Albert Claude (August 24, 1899 – May 22, 1983) was a Belgian biologist who won the Nobel Prize in Physiology or Medicine in 1974.
He studied medicine at the University of Liege (Belgium). During the winter of 1928-29 he worked in Berlin, first at the Institut für Krebsforschung, and then at the Kaiser Wilhelm Institute for Biology, Dahlem. In the summer of 1929 he joined the Rockefeller Institute. While working at Rockefeller University in the 1930s and 1940s, he used the electron microscope to make images of cells which deepened the scientific understanding of cellular structure and function. He discovered the chloroplasts in the cell.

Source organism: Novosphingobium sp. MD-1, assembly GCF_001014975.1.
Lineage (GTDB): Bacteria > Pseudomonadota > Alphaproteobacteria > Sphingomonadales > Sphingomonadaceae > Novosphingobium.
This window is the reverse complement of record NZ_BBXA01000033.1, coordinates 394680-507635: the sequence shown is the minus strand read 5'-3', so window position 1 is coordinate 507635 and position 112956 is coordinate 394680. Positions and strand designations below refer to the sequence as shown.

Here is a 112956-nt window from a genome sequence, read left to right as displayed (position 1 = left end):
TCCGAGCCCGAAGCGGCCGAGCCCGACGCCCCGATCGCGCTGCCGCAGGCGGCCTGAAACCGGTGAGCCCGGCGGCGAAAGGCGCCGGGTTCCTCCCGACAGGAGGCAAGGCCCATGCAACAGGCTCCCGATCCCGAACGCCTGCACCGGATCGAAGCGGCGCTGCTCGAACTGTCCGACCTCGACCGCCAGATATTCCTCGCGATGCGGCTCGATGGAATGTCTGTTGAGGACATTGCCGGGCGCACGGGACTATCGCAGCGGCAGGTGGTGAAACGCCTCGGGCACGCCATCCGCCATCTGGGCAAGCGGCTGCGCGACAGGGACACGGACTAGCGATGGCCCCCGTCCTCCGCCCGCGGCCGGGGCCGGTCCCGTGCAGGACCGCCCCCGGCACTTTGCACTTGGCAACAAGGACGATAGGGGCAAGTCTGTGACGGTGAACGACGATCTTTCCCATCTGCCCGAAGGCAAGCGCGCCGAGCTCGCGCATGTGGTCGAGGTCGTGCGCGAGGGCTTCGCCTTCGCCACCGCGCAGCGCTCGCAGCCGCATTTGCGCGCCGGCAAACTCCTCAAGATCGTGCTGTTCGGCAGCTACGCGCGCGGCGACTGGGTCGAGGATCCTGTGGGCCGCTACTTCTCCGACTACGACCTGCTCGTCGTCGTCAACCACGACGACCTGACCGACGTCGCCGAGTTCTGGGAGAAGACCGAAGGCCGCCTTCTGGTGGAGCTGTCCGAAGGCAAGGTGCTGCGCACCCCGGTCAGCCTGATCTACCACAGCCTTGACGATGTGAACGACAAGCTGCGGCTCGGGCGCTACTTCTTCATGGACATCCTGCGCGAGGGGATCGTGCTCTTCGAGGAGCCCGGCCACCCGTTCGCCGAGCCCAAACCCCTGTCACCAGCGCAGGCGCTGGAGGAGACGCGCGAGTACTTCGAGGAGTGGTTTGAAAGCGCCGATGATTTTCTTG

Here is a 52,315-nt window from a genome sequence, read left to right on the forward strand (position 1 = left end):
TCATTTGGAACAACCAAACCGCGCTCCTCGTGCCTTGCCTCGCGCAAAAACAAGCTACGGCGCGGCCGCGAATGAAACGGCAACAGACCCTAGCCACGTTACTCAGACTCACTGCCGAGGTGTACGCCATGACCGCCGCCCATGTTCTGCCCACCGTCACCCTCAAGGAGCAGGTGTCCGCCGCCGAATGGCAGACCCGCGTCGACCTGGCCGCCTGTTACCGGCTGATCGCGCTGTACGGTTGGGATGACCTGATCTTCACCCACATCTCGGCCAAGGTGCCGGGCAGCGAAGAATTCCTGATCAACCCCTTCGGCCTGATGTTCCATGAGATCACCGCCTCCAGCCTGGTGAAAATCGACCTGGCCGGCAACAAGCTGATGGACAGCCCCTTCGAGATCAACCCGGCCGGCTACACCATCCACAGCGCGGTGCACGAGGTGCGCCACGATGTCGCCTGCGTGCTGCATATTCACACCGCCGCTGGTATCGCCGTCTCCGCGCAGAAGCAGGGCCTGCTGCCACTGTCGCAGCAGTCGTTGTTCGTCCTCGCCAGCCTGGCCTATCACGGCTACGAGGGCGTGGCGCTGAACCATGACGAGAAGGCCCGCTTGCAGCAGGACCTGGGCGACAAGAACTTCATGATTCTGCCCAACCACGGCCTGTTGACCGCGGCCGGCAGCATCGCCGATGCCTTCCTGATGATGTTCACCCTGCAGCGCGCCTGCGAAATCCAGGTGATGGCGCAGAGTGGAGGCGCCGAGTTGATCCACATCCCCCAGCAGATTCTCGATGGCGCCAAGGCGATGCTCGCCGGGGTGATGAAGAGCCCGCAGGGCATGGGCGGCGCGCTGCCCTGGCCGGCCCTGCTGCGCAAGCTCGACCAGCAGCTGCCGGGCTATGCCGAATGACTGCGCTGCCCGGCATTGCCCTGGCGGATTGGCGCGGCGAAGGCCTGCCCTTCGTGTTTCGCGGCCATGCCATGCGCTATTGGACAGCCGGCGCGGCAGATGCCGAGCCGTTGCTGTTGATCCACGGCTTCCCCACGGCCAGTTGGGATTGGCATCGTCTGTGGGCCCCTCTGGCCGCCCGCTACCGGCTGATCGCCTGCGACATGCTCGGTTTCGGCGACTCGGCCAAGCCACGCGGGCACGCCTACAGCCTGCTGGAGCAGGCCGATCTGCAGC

In 1930, Claude discovered the process of cell fractionation, which was groundbreaking in his time. The process consists of grinding up cells to break the membrane and release the cell's contents. Claude then filtered out the cell membranes and placed the remaining cell contents in a centrifuge to separate them according to mass. He divided the centrifuged contents into fractions, each of a specific mass, and discovered that particular fractions were responsible for particular cell functions.
In 1949, he became Director of the Institut Jules Bordet, Centre des Tumeurs de l'Université Libre de Bruxelles of the Université Libre de Bruxelles (ULB) in Brussels where he would stay until 1970.
In 1970, together with George Palade and Keith Porter he was awarded the Louisa Gross Horwitz Prize from Columbia University. For his discoveries concerning the structural and functional organization of cells, Claude received the 1974 Nobel Prize in Physiology or Medicine, which he shared with his student George Palade and Christian de Duve.